Pocket of Active Resistance

Determined to create a new social scenario, the Pocket of Active Resistance (PAR) system is a modular complex providing alternative habitation for lifestyles of defiance, positioning itself in a permanent state of insurrection. Its growth is articulated by the vitality of its spontaneous community.

A pocket of active resistance created by welcoming the discontented, this act of guerrilla architecture sets out to hijack the Great Arch of Fraternity to unite the forsaken, the marginalized, refugees, demonstrators, dissenters, hippies, utopians, and the stateless.

Since the creation of La Défense in 2009, world events such as Arab Spring, Occupy Wall Street, and the indignation movement in Europe attest to the embryonic development of a new social order.
Outraged by society’s unbridled capitalism, thousands of defiant citizens are occupying public spaces around the world. These are the foundations instigating a global “alter-socius,” uniting people toward a common ideal.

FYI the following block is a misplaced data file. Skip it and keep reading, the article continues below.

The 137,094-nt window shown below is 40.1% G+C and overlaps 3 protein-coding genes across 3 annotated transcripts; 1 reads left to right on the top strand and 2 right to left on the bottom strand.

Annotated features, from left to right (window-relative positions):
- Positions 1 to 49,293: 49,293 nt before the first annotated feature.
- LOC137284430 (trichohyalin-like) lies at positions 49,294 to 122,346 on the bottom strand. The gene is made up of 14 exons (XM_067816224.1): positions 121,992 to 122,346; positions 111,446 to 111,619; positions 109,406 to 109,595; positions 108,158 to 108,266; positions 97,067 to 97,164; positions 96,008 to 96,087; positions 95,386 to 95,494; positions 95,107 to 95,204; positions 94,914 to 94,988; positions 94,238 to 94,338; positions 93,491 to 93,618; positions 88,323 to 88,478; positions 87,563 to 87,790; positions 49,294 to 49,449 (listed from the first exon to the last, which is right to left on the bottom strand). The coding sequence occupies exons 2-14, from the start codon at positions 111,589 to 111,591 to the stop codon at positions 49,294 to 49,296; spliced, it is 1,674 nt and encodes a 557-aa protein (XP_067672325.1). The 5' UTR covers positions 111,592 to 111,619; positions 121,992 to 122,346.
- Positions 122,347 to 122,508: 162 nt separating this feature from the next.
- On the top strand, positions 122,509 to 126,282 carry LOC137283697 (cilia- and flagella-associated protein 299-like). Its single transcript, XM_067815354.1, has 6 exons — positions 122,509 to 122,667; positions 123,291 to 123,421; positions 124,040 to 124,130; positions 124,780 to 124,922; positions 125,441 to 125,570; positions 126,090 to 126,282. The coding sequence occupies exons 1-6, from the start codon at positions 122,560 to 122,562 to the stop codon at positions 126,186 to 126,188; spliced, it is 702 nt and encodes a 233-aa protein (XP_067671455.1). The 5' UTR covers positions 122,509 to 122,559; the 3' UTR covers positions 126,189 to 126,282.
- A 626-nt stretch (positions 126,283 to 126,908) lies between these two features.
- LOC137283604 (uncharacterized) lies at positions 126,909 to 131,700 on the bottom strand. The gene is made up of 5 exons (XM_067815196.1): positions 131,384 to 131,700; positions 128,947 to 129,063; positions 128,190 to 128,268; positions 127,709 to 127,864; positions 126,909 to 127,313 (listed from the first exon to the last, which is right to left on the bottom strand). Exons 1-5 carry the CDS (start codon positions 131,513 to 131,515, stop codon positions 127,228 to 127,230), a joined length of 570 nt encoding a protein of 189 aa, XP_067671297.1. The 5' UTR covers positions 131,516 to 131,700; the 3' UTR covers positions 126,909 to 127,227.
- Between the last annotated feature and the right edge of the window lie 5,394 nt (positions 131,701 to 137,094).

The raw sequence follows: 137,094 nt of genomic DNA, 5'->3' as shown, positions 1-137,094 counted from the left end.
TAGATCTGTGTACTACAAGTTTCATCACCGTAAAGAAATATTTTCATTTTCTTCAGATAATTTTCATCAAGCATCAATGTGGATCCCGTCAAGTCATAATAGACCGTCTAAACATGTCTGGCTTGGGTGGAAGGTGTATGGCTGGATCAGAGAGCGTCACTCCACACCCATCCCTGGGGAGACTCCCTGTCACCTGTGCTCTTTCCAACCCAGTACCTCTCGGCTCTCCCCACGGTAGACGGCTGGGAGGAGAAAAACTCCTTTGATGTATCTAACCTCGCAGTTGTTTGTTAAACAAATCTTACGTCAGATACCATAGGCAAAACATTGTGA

Often dislodged, the PAR is a system that takes over public spaces, or in the case of La Grande Arche of La Défense, creates a compact and solid structure to resist police action. The primary function of the facade is to protect against external dangers; a front against batons, a shelter against tear gas.

The Pocket of Active Resistance not only forms a shelter, but it also creates a state of protection sufficient to seat groups drafting alternative political scenarios. And to create a state within a state, it allows the development of a pocket insurgency that establishes a schism and provides for the development and reception of an autonomous zone.

At the end of the G20 summit in November 2011, and for the first time in history, over four hundred outraged protestors united under Gandhi’s slogan “be the change you want to see in the world,” installing tents in situ under La Grande Arche of La Défense. The Trêve Hivernale (literally the “Winter Respite,” a French law providing exemption from wintertime eviction) does not apply to textile shelters.


  • Type: Housing
  • State: Study
  • Year: 2009
  • Area: Variable

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